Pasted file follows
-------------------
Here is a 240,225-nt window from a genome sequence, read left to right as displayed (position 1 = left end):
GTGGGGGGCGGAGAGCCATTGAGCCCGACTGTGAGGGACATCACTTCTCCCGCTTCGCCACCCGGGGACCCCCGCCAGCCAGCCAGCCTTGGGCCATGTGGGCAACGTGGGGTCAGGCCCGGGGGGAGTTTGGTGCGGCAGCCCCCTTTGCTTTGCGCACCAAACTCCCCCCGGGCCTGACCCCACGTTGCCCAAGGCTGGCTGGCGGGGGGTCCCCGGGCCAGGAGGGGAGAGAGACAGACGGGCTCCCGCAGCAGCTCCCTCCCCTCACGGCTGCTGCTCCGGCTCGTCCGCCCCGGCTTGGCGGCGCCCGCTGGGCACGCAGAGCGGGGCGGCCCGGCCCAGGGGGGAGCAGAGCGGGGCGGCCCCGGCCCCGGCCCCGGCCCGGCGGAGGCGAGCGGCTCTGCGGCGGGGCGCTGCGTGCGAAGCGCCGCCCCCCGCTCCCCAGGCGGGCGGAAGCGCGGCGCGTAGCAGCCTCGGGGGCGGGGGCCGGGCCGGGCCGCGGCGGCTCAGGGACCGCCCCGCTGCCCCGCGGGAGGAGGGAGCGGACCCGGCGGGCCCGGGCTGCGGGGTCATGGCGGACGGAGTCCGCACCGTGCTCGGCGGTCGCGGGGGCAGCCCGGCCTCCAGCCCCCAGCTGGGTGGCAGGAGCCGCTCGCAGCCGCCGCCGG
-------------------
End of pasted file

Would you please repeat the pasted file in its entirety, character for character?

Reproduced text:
Here is a 240,225-nt window from a genome sequence, read left to right as displayed (position 1 = left end):
GTGGGGGGCGGAGAGCCATTGAGCCCGACTGTGAGGGACATCACTTCTCCCGCTTCGCCACCCGGGGACCCCCGCCAGCCAGCCAGCCTTGGGCCATGTGGGCAACGTGGGGTCAGGCCCGGGGGGAGTTTGGTGCGGCAGCCCCCTTTGCTTTGCGCACCAAACTCCCCCCGGGCCTGACCCCACGTTGCCCAAGGCTGGCTGGCGGGGGGTCCCCGGGCCAGGAGGGGAGAGAGACAGACGGGCTCCCGCAGCAGCTCCCTCCCCTCACGGCTGCTGCTCCGGCTCGTCCGCCCCGGCTTGGCGGCGCCCGCTGGGCACGCAGAGCGGGGCGGCCCGGCCCAGGGGGGAGCAGAGCGGGGCGGCCCCGGCCCCGGCCCCGGCCCGGCGGAGGCGAGCGGCTCTGCGGCGGGGCGCTGCGTGCGAAGCGCCGCCCCCCGCTCCCCAGGCGGGCGGAAGCGCGGCGCGTAGCAGCCTCGGGGGCGGGGGCCGGGCCGGGCCGCGGCGGCTCAGGGACCGCCCCGCTGCCCCGCGGGAGGAGGGAGCGGACCCGGCGGGCCCGGGCTGCGGGGTCATGGCGGACGGAGTCCGCACCGTGCTCGGCGGTCGCGGGGGCAGCCCGGCCTCCAGCCCCCAGCTGGGTGGCAGGAGCCGCTCGCAGCCGCCGCCGG